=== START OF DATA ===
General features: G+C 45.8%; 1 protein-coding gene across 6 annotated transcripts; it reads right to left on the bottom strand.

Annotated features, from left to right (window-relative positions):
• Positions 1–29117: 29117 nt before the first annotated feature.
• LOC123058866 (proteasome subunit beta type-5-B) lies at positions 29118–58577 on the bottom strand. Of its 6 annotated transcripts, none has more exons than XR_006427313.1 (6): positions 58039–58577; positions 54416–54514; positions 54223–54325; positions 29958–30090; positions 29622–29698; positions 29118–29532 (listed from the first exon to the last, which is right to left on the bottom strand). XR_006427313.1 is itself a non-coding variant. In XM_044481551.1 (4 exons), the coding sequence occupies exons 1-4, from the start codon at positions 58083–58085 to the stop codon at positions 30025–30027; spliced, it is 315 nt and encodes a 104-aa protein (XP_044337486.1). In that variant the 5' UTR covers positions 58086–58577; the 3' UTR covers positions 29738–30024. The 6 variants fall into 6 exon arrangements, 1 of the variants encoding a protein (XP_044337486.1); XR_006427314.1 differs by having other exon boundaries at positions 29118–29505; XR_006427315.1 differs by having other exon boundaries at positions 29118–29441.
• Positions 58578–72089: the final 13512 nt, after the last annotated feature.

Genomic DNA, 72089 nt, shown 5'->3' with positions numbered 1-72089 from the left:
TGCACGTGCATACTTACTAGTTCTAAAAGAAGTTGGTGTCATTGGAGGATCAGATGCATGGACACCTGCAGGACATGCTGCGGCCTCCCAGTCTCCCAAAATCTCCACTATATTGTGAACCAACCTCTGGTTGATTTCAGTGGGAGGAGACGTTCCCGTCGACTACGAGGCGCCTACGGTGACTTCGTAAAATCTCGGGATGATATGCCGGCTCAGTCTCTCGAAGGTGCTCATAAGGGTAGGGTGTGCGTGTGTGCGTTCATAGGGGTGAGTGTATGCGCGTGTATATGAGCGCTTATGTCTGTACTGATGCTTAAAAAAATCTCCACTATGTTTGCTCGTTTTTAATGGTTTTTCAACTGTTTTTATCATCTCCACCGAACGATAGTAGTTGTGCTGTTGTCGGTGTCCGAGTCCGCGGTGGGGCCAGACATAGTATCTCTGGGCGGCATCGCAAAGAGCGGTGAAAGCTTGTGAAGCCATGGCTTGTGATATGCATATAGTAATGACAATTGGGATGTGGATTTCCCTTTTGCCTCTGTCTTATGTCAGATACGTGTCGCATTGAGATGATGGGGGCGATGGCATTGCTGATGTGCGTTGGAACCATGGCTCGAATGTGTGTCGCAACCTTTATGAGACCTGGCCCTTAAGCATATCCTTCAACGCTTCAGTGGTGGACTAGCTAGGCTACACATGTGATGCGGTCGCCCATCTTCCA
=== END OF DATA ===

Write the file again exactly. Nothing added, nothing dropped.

General features: G+C 45.8%; 1 protein-coding gene across 6 annotated transcripts; it reads right to left on the bottom strand.

Annotated features, from left to right (window-relative positions):
• Positions 1–29117: 29117 nt before the first annotated feature.
• LOC123058866 (proteasome subunit beta type-5-B) lies at positions 29118–58577 on the bottom strand. Of its 6 annotated transcripts, none has more exons than XR_006427313.1 (6): positions 58039–58577; positions 54416–54514; positions 54223–54325; positions 29958–30090; positions 29622–29698; positions 29118–29532 (listed from the first exon to the last, which is right to left on the bottom strand). XR_006427313.1 is itself a non-coding variant. In XM_044481551.1 (4 exons), the coding sequence occupies exons 1-4, from the start codon at positions 58083–58085 to the stop codon at positions 30025–30027; spliced, it is 315 nt and encodes a 104-aa protein (XP_044337486.1). In that variant the 5' UTR covers positions 58086–58577; the 3' UTR covers positions 29738–30024. The 6 variants fall into 6 exon arrangements, 1 of the variants encoding a protein (XP_044337486.1); XR_006427314.1 differs by having other exon boundaries at positions 29118–29505; XR_006427315.1 differs by having other exon boundaries at positions 29118–29441.
• Positions 58578–72089: the final 13512 nt, after the last annotated feature.

Genomic DNA, 72089 nt, shown 5'->3' with positions numbered 1-72089 from the left:
TGCACGTGCATACTTACTAGTTCTAAAAGAAGTTGGTGTCATTGGAGGATCAGATGCATGGACACCTGCAGGACATGCTGCGGCCTCCCAGTCTCCCAAAATCTCCACTATATTGTGAACCAACCTCTGGTTGATTTCAGTGGGAGGAGACGTTCCCGTCGACTACGAGGCGCCTACGGTGACTTCGTAAAATCTCGGGATGATATGCCGGCTCAGTCTCTCGAAGGTGCTCATAAGGGTAGGGTGTGCGTGTGTGCGTTCATAGGGGTGAGTGTATGCGCGTGTATATGAGCGCTTATGTCTGTACTGATGCTTAAAAAAATCTCCACTATGTTTGCTCGTTTTTAATGGTTTTTCAACTGTTTTTATCATCTCCACCGAACGATAGTAGTTGTGCTGTTGTCGGTGTCCGAGTCCGCGGTGGGGCCAGACATAGTATCTCTGGGCGGCATCGCAAAGAGCGGTGAAAGCTTGTGAAGCCATGGCTTGTGATATGCATATAGTAATGACAATTGGGATGTGGATTTCCCTTTTGCCTCTGTCTTATGTCAGATACGTGTCGCATTGAGATGATGGGGGCGATGGCATTGCTGATGTGCGTTGGAACCATGGCTCGAATGTGTGTCGCAACCTTTATGAGACCTGGCCCTTAAGCATATCCTTCAACGCTTCAGTGGTGGACTAGCTAGGCTACACATGTGATGCGGTCGCCCATCTTCCA